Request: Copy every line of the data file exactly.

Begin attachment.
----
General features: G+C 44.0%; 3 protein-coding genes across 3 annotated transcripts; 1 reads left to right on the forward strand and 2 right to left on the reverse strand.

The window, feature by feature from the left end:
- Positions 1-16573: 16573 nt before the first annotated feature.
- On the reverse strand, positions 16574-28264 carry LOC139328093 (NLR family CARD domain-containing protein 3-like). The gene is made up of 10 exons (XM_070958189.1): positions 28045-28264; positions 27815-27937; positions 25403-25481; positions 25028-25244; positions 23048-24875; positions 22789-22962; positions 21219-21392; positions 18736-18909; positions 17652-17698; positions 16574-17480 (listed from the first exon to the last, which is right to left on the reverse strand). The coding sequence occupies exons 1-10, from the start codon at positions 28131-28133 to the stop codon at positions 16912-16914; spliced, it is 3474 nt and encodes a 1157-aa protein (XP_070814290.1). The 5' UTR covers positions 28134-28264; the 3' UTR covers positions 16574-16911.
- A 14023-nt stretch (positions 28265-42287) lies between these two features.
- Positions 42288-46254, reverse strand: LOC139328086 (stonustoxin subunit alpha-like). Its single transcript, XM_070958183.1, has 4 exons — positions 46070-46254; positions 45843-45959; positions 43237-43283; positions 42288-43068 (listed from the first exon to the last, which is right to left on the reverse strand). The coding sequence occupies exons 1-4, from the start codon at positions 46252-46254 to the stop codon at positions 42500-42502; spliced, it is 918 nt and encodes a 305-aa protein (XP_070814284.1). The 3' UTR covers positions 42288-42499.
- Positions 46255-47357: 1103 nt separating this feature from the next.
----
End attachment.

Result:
General features: G+C 44.0%; 3 protein-coding genes across 3 annotated transcripts; 1 reads left to right on the forward strand and 2 right to left on the reverse strand.

The window, feature by feature from the left end:
- Positions 1-16573: 16573 nt before the first annotated feature.
- On the reverse strand, positions 16574-28264 carry LOC139328093 (NLR family CARD domain-containing protein 3-like). The gene is made up of 10 exons (XM_070958189.1): positions 28045-28264; positions 27815-27937; positions 25403-25481; positions 25028-25244; positions 23048-24875; positions 22789-22962; positions 21219-21392; positions 18736-18909; positions 17652-17698; positions 16574-17480 (listed from the first exon to the last, which is right to left on the reverse strand). The coding sequence occupies exons 1-10, from the start codon at positions 28131-28133 to the stop codon at positions 16912-16914; spliced, it is 3474 nt and encodes a 1157-aa protein (XP_070814290.1). The 5' UTR covers positions 28134-28264; the 3' UTR covers positions 16574-16911.
- A 14023-nt stretch (positions 28265-42287) lies between these two features.
- Positions 42288-46254, reverse strand: LOC139328086 (stonustoxin subunit alpha-like). Its single transcript, XM_070958183.1, has 4 exons — positions 46070-46254; positions 45843-45959; positions 43237-43283; positions 42288-43068 (listed from the first exon to the last, which is right to left on the reverse strand). The coding sequence occupies exons 1-4, from the start codon at positions 46252-46254 to the stop codon at positions 42500-42502; spliced, it is 918 nt and encodes a 305-aa protein (XP_070814284.1). The 3' UTR covers positions 42288-42499.
- Positions 46255-47357: 1103 nt separating this feature from the next.